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The person-based approach to planning interventions

Applying the person-based approach to intervention planning.
Medical staff planning intervention.
© BSAC and Imperial College London

The PBA commonly uses five activities that are useful for developing, describing, and refining the ‘programme theory’ for the intervention, i.e. the description of how the intervention should work, for whom, and in what circumstances. More information about these activities can be found on the PBA website here, and a summary of each has been provided below.

Reviewing / synthesising relevant literature

  • An initial theory of how intervention should work can be created by drawing on relevant theory and evidence
  • Qualitative and mixed methods of evaluations of similar interventions are useful to understand barriers and facilitators influencing intervention engagement

User needs studies

  • Studies may be needed to address unanswered questions or gaps in the literature
  • Method choice will depend on the research question
  • Qualitative studies (e.g. focus groups, interviews, ethnography) are helpful for developers to understand user needs, perspective, and context

Logic model / ‘theory of change’

  • A diagram that summarises the cause-effect sequence, describing how the key elements of the intervention should lead to positive behaviour change and better health
  • This model is best practice to most intervention development approaches so there is guidance available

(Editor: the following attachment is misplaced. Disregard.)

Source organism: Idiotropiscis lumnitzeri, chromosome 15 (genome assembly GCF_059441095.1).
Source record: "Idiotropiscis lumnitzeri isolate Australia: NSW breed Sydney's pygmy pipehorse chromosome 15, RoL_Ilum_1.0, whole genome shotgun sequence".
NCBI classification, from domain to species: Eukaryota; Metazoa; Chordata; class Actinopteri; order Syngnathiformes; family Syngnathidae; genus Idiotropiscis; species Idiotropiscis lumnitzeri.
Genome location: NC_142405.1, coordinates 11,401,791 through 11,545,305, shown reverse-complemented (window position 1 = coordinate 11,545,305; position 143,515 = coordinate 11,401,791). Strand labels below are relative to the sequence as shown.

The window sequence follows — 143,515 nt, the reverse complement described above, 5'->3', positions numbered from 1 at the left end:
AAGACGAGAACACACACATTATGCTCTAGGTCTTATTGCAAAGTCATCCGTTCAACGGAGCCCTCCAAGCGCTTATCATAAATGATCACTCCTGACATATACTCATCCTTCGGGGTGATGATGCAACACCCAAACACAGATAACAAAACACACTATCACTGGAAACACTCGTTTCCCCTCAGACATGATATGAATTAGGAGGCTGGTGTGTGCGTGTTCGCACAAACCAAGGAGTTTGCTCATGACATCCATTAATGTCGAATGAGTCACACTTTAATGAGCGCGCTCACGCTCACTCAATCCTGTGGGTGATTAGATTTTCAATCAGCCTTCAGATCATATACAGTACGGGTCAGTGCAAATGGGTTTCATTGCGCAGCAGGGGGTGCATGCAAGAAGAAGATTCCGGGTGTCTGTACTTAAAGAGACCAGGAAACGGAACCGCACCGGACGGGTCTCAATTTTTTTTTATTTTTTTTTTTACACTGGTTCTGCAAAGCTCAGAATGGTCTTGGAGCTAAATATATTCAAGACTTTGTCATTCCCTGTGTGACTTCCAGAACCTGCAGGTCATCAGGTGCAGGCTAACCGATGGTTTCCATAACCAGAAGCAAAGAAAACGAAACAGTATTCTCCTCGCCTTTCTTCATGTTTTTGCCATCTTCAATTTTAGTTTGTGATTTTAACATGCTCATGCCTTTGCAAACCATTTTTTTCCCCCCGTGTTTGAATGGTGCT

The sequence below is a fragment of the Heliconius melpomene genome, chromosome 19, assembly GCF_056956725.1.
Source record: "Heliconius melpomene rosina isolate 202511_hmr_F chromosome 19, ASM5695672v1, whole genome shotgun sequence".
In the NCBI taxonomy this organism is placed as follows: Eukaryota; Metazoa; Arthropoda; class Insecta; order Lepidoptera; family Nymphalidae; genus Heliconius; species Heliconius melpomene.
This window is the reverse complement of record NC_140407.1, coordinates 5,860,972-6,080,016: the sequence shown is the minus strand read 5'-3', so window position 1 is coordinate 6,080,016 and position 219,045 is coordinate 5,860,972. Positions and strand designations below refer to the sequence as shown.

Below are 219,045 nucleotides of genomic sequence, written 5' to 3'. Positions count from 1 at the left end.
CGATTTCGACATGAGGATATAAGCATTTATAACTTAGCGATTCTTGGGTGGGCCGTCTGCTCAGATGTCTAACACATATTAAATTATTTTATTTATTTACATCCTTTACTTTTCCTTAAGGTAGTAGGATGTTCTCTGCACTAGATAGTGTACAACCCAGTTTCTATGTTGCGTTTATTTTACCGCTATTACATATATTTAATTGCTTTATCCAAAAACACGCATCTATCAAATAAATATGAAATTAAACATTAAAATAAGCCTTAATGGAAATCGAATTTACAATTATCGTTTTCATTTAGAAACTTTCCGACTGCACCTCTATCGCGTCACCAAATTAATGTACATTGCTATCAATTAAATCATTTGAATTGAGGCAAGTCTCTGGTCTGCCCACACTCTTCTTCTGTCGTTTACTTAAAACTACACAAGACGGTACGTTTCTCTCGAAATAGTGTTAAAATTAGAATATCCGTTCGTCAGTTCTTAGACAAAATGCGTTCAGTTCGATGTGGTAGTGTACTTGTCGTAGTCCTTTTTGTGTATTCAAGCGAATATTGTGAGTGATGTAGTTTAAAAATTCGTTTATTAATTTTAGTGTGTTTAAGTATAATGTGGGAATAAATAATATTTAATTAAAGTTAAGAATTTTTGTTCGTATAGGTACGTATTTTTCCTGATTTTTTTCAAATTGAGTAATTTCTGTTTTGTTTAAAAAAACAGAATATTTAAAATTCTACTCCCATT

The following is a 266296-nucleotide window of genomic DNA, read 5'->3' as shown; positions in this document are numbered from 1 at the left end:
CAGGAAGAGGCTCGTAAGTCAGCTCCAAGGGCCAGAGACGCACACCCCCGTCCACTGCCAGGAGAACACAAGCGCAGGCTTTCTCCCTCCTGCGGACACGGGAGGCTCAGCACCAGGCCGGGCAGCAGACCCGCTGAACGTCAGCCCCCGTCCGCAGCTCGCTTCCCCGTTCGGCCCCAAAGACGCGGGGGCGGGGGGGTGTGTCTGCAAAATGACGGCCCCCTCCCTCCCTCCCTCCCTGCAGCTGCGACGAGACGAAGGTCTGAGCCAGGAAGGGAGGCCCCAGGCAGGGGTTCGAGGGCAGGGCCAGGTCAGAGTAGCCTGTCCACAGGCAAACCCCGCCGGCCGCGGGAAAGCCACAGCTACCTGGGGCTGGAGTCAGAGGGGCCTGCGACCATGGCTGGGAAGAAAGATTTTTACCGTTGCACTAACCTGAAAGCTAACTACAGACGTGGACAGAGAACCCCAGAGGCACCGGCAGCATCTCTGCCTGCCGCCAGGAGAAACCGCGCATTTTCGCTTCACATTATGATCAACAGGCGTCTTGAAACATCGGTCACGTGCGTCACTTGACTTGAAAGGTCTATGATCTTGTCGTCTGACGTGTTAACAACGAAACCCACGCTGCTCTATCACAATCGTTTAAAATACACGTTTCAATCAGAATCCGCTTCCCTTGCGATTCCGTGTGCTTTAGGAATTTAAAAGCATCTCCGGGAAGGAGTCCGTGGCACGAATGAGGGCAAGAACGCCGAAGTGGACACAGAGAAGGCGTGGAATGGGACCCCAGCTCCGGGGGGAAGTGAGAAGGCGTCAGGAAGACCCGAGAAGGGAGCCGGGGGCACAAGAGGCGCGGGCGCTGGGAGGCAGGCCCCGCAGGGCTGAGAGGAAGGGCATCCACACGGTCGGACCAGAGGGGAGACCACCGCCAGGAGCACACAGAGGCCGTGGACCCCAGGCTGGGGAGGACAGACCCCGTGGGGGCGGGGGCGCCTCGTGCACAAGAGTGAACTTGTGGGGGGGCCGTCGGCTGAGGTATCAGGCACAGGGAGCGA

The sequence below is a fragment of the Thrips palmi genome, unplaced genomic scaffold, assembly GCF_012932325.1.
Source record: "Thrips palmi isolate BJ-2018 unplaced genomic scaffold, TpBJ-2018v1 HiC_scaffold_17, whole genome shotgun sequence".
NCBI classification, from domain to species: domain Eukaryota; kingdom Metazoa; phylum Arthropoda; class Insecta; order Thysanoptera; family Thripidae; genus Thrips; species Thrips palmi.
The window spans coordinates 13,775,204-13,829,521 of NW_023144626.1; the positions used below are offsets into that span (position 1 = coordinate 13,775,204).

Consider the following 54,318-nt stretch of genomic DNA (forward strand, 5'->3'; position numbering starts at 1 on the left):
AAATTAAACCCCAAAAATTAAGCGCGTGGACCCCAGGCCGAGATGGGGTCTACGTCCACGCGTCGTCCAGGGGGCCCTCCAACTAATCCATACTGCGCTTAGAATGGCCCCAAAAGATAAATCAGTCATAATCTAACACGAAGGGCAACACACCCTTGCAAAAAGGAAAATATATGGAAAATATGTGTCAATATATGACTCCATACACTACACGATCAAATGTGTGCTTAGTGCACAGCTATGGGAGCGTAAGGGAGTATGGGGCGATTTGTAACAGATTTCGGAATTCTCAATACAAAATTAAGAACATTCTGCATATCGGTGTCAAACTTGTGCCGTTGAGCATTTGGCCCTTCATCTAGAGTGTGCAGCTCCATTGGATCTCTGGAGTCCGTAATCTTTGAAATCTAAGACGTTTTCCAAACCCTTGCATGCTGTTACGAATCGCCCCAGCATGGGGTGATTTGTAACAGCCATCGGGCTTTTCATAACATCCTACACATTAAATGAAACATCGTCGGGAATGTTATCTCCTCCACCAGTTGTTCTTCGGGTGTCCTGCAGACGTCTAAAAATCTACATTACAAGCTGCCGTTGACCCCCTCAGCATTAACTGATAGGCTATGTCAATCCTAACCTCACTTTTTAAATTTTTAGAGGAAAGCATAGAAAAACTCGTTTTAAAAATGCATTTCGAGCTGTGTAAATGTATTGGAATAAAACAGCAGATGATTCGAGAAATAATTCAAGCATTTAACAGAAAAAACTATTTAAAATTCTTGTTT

Intervention planning table

  • This brings together all the available evidence about the intervention elements that are needed and why, drawing on theory, research, and expertise from all members the intervention development team
  • Captures key pieces of information and early decisions all in one place

Guiding principles for intervention design

  • The guiding principles focus on what is needed to make the intervention acceptable, feasible, and engaging for the users it is designed for
  • These can keep the development focused on what will be especially appealing and useful to intended users

Creating good guiding principles

The aim of guiding principles is to highlight how the intervention will address key issues crucial to engagement in the specific context of the target users. To achieve this we:

  1. Identify the specific user characteristics likely to affect engagement, such as their views, needs and capabilities (see first column of table below)
  2. Identify key intervention design objectives to improve engagement – what the intervention design must achieve to meet these specific needs or overcome these specific barriers
  3. Identify key features of the intervention that will achieve those objectives. Key features can include behaviour change techniques (from intervention planning – e.g. goal setting), delivery characteristics (e.g. video format), implementation setting (e.g. schools), communication methods (e.g. framing), navigation methods (e.g. tunnelling, self-tailoring), or any other aspect of the intervention that could affect engagement.

There are four ‘golden rules’ of the guiding principles. Each of these are shown in the following infographic.

Examples of Guiding Principles

The example in the following table shows one guiding principle for designing a digital intervention to encourage older people to become more physically active.

A table showing the user characteristics/context, the key design objective, and key intervention features. The full version of this table is available as a PDF, with screen-reader compatibility, in the downloads section.

This would likely be one of several guiding principles for this intervention – others might focus on addressing different user characteristics or contextual issues that are relevant to older adults’ physical activity behaviour. These would have different design objectives and intervention features to address those specific issues.

When you are ready, click ‘next’ to move on to the next step.

© BSAC and Imperial College London
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